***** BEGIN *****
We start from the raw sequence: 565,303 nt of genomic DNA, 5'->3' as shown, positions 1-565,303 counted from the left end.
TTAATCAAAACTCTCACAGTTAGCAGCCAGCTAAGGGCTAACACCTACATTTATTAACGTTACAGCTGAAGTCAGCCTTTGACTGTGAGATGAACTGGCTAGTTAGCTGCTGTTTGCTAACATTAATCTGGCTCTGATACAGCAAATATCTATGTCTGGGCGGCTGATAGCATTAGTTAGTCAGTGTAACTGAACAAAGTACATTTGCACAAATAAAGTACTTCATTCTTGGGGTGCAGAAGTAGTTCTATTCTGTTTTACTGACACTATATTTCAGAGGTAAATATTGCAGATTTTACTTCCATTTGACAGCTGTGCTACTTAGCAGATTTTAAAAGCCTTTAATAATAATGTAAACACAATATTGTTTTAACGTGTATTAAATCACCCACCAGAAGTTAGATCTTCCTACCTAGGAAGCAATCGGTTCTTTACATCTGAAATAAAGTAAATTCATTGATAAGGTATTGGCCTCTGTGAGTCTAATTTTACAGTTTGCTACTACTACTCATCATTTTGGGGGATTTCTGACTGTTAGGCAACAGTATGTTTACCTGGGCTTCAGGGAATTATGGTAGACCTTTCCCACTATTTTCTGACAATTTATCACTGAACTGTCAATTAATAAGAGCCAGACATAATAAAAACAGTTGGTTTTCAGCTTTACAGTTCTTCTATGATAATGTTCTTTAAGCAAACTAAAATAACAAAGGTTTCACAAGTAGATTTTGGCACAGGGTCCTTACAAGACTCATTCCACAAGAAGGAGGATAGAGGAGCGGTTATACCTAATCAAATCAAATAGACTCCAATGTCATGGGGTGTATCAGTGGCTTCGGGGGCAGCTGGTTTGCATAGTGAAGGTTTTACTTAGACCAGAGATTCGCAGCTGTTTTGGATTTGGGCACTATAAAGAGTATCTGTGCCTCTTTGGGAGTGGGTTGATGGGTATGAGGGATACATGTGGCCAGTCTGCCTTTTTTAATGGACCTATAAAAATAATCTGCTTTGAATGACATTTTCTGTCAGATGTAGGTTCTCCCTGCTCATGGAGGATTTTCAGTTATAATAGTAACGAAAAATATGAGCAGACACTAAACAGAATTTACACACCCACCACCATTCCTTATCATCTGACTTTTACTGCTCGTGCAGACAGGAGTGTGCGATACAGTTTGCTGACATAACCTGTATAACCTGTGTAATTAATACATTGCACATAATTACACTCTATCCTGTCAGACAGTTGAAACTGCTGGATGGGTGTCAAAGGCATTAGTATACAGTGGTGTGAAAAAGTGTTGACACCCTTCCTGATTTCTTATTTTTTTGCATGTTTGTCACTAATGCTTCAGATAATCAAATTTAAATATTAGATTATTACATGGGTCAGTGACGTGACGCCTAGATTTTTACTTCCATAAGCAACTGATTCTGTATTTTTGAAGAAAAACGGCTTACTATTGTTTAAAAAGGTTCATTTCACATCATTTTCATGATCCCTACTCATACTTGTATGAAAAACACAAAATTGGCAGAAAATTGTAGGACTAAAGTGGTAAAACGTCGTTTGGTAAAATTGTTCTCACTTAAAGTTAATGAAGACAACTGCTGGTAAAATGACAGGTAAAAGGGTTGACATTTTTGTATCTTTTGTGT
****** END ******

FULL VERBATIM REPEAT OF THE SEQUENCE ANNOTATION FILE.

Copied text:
We start from the raw sequence: 565,303 nt of genomic DNA, 5'->3' as shown, positions 1-565,303 counted from the left end.
TTAATCAAAACTCTCACAGTTAGCAGCCAGCTAAGGGCTAACACCTACATTTATTAACGTTACAGCTGAAGTCAGCCTTTGACTGTGAGATGAACTGGCTAGTTAGCTGCTGTTTGCTAACATTAATCTGGCTCTGATACAGCAAATATCTATGTCTGGGCGGCTGATAGCATTAGTTAGTCAGTGTAACTGAACAAAGTACATTTGCACAAATAAAGTACTTCATTCTTGGGGTGCAGAAGTAGTTCTATTCTGTTTTACTGACACTATATTTCAGAGGTAAATATTGCAGATTTTACTTCCATTTGACAGCTGTGCTACTTAGCAGATTTTAAAAGCCTTTAATAATAATGTAAACACAATATTGTTTTAACGTGTATTAAATCACCCACCAGAAGTTAGATCTTCCTACCTAGGAAGCAATCGGTTCTTTACATCTGAAATAAAGTAAATTCATTGATAAGGTATTGGCCTCTGTGAGTCTAATTTTACAGTTTGCTACTACTACTCATCATTTTGGGGGATTTCTGACTGTTAGGCAACAGTATGTTTACCTGGGCTTCAGGGAATTATGGTAGACCTTTCCCACTATTTTCTGACAATTTATCACTGAACTGTCAATTAATAAGAGCCAGACATAATAAAAACAGTTGGTTTTCAGCTTTACAGTTCTTCTATGATAATGTTCTTTAAGCAAACTAAAATAACAAAGGTTTCACAAGTAGATTTTGGCACAGGGTCCTTACAAGACTCATTCCACAAGAAGGAGGATAGAGGAGCGGTTATACCTAATCAAATCAAATAGACTCCAATGTCATGGGGTGTATCAGTGGCTTCGGGGGCAGCTGGTTTGCATAGTGAAGGTTTTACTTAGACCAGAGATTCGCAGCTGTTTTGGATTTGGGCACTATAAAGAGTATCTGTGCCTCTTTGGGAGTGGGTTGATGGGTATGAGGGATACATGTGGCCAGTCTGCCTTTTTTAATGGACCTATAAAAATAATCTGCTTTGAATGACATTTTCTGTCAGATGTAGGTTCTCCCTGCTCATGGAGGATTTTCAGTTATAATAGTAACGAAAAATATGAGCAGACACTAAACAGAATTTACACACCCACCACCATTCCTTATCATCTGACTTTTACTGCTCGTGCAGACAGGAGTGTGCGATACAGTTTGCTGACATAACCTGTATAACCTGTGTAATTAATACATTGCACATAATTACACTCTATCCTGTCAGACAGTTGAAACTGCTGGATGGGTGTCAAAGGCATTAGTATACAGTGGTGTGAAAAAGTGTTGACACCCTTCCTGATTTCTTATTTTTTTGCATGTTTGTCACTAATGCTTCAGATAATCAAATTTAAATATTAGATTATTACATGGGTCAGTGACGTGACGCCTAGATTTTTACTTCCATAAGCAACTGATTCTGTATTTTTGAAGAAAAACGGCTTACTATTGTTTAAAAAGGTTCATTTCACATCATTTTCATGATCCCTACTCATACTTGTATGAAAAACACAAAATTGGCAGAAAATTGTAGGACTAAAGTGGTAAAACGTCGTTTGGTAAAATTGTTCTCACTTAAAGTTAATGAAGACAACTGCTGGTAAAATGACAGGTAAAAGGGTTGACATTTTTGTATCTTTTGTGT